03 Nov 2021
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Fertilizing for Big Yields Under Extreme Price Pressure

As harvest for 2021 starts wrapping up, it is time (if you haven’t already) to begin planning for the spring of 2022. Producers will be faced with many difficult decisions. Commodity prices are still strong. Land costs for rent or for purchase are continuing to climb. Fertilizer prices have shot out of the atmosphere. In many areas across the nation, potash and phosphorus prices have climbed to $700-$850/ton with anhydrous ammonia (N) prices of $1,000-$1200/ton!

I have spoken with many farmers that have considered cutting fertilizer rates in an attempt make ends meet. Those same farmers have also considered cutting seed traits. Both decisions can have unexpectedly large financial impacts. Today, we are going to focus on N, P, and K fertilizers and why reducing rates may not be the decision in your best interest, even with sky high fertilizer prices.

Nitrogen

Nitrogen is a hugely important macronutrient to the life of any plant. N is an important component to amino acids, which make up the proteins within the plant. These proteins then form the building blocks that create the structure of the plant. Nitrogen is also an essential element in the chlorophyll molecule. This helps the plant intercept sunlight and convert it into energy for plant growth and ultimately grain yield.

Phosphorus

Phosphorus plays an important role in plant structure compounds and is a catalyst for many important biochemical processes within the plant. P plays a vital role in both DNA and RNA within the plant. DNA and RNA work together to build proteins and other components that give the plant structure and seed yield. Phosphorus is important for general plant health and vigor. Other functions associated with phosphorus include root development, increased stalk strength, grain production and quality, and resistance to plant diseases.

Potassium

Potassium (K) plays an important part in the life cycle of a plant. Potassium activates many enzymes in the plant that aide in protein synthesis, sugar transport, metabolism, and photosynthesis. K is very mobile within the plant and plays an important role in regulating cell osmotic pressure. Through these complex systems, K helps regulate stomatal opening and closing, cell elongation, and important physiological processes. Potassium is important in the fight against disease and drought pressure.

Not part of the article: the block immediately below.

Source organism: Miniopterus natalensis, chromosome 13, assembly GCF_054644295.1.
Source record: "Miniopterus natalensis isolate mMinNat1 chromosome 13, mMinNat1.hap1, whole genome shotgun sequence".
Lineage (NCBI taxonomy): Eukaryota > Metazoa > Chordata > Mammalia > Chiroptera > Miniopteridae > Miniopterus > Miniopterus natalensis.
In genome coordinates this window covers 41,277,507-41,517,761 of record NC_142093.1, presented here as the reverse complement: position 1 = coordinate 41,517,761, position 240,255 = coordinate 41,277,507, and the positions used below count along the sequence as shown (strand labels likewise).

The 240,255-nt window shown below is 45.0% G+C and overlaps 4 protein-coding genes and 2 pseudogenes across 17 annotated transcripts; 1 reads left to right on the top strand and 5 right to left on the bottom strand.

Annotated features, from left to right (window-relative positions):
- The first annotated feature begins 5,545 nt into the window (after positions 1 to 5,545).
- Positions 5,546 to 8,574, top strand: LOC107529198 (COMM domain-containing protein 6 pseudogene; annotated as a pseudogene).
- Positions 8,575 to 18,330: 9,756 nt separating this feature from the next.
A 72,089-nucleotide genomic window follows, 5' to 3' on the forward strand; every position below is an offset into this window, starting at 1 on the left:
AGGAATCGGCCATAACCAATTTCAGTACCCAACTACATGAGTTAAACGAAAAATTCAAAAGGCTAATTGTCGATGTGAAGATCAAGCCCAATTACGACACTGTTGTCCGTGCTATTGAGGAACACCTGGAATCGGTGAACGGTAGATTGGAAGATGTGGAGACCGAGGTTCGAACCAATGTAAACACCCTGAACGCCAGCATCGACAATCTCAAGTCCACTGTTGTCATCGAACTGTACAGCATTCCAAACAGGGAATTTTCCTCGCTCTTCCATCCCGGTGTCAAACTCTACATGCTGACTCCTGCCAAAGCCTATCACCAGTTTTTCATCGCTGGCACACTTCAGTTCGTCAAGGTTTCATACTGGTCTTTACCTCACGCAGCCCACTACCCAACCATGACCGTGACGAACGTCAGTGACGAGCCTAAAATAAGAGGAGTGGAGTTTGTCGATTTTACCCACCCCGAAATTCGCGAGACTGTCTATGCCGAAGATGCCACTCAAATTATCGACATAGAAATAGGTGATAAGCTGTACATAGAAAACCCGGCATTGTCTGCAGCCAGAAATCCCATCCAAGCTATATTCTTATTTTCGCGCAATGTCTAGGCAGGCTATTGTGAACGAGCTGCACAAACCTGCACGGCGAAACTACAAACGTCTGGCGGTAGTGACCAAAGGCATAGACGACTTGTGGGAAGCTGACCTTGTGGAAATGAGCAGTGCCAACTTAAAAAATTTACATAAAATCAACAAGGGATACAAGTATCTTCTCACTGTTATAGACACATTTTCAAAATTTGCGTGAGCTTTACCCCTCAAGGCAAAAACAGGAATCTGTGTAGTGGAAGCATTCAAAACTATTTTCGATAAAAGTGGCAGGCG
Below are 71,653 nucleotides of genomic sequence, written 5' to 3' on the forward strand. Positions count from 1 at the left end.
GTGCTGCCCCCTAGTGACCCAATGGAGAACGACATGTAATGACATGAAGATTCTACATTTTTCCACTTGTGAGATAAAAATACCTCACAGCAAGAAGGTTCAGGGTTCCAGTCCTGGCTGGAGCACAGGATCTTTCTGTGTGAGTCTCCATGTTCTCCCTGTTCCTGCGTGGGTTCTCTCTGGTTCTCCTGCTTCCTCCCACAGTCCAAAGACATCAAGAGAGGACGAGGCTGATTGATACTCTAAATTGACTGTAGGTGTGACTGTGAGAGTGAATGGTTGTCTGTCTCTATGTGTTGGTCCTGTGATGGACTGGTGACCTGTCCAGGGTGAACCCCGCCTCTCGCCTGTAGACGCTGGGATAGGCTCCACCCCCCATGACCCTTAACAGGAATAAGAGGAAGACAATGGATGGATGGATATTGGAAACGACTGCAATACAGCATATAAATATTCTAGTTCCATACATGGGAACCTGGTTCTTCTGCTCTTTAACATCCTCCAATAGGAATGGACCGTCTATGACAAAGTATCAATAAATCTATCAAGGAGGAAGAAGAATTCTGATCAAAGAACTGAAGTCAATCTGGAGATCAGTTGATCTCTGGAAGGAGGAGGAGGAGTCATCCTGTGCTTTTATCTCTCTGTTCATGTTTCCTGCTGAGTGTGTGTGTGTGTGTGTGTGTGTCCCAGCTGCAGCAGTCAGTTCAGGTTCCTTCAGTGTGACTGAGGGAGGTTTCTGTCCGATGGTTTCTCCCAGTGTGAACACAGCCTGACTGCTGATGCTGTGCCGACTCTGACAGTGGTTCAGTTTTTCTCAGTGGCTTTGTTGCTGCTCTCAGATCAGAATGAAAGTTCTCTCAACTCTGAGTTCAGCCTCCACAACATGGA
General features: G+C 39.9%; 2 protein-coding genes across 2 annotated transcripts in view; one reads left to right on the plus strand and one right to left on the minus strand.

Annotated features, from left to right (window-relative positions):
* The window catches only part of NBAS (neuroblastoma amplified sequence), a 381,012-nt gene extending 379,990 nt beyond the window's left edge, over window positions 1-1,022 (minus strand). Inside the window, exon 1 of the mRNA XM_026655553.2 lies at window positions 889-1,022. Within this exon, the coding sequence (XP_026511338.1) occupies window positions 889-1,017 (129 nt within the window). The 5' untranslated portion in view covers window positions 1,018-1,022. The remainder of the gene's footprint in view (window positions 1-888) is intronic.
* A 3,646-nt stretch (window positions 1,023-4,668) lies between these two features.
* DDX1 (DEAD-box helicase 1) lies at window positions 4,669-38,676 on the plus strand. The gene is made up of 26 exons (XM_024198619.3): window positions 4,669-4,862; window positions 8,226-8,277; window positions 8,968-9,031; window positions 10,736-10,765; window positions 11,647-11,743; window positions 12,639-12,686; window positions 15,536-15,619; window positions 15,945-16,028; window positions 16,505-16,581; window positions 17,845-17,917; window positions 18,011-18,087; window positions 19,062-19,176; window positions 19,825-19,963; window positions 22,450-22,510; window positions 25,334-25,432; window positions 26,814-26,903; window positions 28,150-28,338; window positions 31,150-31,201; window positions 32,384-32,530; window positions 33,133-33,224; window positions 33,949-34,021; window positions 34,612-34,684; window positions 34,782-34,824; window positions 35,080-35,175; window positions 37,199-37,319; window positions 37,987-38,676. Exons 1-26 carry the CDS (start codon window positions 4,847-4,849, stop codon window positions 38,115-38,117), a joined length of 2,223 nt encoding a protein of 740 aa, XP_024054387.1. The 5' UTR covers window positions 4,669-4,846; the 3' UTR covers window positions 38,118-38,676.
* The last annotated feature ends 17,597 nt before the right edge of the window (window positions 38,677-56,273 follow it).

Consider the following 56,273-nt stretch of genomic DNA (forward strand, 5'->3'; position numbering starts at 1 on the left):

Making a Decision

There are many other micronutrients and fertility factors to consider when making fertility decisions during tough economic times. But one you should not forget is soil pH levels. Corn and soybeans desire an optimum soil pH of 5.8 – 7.0. As soils become more acidic (decreasing pH), soil nutrients become tied up and unavailable to the plants. The only way to fix low soil pH is by applying lime on those acres to neutralize the soil pH. In many areas across the US, checking the pH of the soils that we farm is the most important aspect of our fertility program. Once that is established, then we can make decisions about the N, P, and K that we need to grow a successful crop.

We may not be able to build soil fertility levels this year, but it is important to continue to manage and maintain our current levels to the best that our wallets will allow. It will take many years to regain current soil fertility levels if we decide to cut our rates back. Not to mention the fact that we are running the risk of decreasing our yields and the health of the crop by cutting back on the fertilizer that we feed our crops.

If you have more questions, please contact your LG Seeds DSM or Agronomist. They are happy to discuss with you.